On Sunday, Boeing's CEO said the company made a "mistake" on how it handled a 737 Max cockpit warning light. Dennis Muilenburg, CEO, commented while addressing journalists on the eve of the Paris Air Show, one of the major sales events for aircraft manufacturers worldwide.
When Boeing began delivering Max to airlines in 2017, the company believed that the light was operational on all jets. But after Max began flying that year, engineers at the company learned that the warning light would only work if an airline had purchased a separate cockpit indicator.
Most Max customers, including Lion Air and Ethiopian Airlines, did not purchase a separate indicator. It left many airlines without a functional warning light.
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The company did not inform regulators or airlines of the problem for about a year after making an internal notification stating that the issue "did not affect air safety or operation," Boeing said in a statement in the last month.
Daniel K. Elwell, the acting administrator of the Federal Aviation Administration, criticized the company for waiting so long to tell the agency about issuing a May hearing saying he was "not happy" with the delay. Boeing discussed the case with F.A.A. first after the Lion Air Flight 610 crash.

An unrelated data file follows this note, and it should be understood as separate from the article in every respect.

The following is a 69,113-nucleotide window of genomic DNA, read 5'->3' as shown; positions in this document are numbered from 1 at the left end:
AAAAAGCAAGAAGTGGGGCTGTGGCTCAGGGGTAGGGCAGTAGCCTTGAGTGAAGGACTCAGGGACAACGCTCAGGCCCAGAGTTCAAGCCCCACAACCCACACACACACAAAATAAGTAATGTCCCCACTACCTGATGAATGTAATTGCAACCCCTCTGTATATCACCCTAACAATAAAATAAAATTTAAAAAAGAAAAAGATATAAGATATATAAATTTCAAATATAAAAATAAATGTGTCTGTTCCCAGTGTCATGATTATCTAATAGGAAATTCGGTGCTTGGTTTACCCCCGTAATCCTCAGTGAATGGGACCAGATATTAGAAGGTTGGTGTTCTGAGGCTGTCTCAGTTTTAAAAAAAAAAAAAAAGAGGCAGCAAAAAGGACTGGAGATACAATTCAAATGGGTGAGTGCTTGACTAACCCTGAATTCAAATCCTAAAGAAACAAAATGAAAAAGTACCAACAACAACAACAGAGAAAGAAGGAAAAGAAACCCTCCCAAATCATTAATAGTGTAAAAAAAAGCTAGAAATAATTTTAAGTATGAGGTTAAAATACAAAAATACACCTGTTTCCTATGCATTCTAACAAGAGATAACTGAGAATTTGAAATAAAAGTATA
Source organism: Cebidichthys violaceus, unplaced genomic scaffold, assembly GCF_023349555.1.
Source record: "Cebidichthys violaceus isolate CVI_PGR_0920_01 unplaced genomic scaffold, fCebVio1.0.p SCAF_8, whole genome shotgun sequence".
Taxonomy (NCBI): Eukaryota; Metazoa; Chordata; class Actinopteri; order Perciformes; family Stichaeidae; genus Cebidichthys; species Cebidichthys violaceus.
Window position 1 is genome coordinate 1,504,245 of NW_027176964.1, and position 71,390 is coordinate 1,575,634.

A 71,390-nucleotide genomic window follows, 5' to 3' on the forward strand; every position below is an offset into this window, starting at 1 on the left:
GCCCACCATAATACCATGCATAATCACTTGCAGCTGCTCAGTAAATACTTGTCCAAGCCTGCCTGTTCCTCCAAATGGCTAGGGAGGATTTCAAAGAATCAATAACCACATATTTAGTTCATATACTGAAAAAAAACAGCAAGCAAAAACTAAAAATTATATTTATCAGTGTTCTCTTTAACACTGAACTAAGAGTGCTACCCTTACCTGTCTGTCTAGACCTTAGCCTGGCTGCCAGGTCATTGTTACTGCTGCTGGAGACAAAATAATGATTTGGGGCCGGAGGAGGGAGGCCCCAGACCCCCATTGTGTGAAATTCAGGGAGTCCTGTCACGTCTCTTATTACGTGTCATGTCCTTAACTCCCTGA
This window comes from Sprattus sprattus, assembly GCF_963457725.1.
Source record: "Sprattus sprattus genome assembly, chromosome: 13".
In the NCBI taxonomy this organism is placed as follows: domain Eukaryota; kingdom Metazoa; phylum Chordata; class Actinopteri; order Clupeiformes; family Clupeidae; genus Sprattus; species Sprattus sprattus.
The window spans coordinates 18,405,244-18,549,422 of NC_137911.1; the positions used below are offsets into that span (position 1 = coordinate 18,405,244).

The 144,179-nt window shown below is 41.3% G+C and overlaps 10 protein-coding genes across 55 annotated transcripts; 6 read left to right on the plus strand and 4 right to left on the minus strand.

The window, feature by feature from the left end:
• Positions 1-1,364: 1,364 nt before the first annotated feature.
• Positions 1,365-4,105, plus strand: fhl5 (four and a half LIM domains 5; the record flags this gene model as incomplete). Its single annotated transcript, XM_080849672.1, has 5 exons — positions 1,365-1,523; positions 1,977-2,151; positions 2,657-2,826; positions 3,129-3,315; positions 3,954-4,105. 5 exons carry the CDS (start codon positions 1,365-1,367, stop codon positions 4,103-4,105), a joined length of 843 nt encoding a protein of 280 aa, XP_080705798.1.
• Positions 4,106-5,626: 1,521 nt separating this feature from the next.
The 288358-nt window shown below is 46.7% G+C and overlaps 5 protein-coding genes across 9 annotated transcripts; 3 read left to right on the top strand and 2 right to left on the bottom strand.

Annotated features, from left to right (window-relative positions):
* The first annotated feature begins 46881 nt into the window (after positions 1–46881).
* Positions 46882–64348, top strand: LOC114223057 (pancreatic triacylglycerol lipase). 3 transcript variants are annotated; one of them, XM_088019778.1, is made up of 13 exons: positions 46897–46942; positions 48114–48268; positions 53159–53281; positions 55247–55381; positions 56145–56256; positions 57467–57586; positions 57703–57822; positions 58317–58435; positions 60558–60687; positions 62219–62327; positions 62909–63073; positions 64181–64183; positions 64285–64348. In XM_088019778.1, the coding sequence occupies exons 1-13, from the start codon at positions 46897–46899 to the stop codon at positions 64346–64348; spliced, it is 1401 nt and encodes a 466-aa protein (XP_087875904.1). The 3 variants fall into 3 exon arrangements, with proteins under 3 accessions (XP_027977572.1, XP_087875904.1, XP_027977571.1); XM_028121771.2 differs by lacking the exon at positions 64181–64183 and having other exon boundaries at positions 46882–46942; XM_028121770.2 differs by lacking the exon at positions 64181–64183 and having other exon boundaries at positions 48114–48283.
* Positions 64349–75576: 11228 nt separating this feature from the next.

"We were clearly mistaken in the implementation of the warning," Muilenburg said on Sunday, according to The Associated Press, echoing a similar statement he made in a CBS interview last month.
Mr. Muilenburg also said the company's "inconsistent" communication with regulators and customers that the warning light was "unacceptable."
The Paris Air Show, a critical two-year sales conference for the global aviation industry, has been a triumphant affair for Boeing in the past. In 2017, the company won 571 orders and obligations for new jets, many of them Maxes, which surpasses its archrival, Airbus.
Boeing enters this year's collection in a weaker position as the best-selling plan remains grounded around the globe
Delayed Max deliveries have weighed the company's bottom line, contributing to a decline of $ 1 billion. dollars in revenue for its commercial airplane division. Boeing chose not to offer its usual annual sales and forecast forecast in April, while announcing its worst quarterly results this year.